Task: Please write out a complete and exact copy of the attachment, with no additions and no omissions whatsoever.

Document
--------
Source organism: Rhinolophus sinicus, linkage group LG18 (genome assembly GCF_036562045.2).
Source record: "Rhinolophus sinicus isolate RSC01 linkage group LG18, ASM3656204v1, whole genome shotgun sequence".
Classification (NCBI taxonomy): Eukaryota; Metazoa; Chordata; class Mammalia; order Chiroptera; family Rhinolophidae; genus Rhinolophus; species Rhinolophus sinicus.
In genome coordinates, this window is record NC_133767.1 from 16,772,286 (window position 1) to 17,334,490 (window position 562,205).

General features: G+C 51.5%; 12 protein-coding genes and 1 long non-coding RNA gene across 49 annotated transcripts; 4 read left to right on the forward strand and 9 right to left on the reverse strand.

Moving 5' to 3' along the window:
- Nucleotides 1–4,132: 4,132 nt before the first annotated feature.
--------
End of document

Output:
Source organism: Rhinolophus sinicus, linkage group LG18 (genome assembly GCF_036562045.2).
Source record: "Rhinolophus sinicus isolate RSC01 linkage group LG18, ASM3656204v1, whole genome shotgun sequence".
Classification (NCBI taxonomy): Eukaryota; Metazoa; Chordata; class Mammalia; order Chiroptera; family Rhinolophidae; genus Rhinolophus; species Rhinolophus sinicus.
In genome coordinates, this window is record NC_133767.1 from 16,772,286 (window position 1) to 17,334,490 (window position 562,205).

General features: G+C 51.5%; 12 protein-coding genes and 1 long non-coding RNA gene across 49 annotated transcripts; 4 read left to right on the forward strand and 9 right to left on the reverse strand.

Moving 5' to 3' along the window:
- Nucleotides 1–4,132: 4,132 nt before the first annotated feature.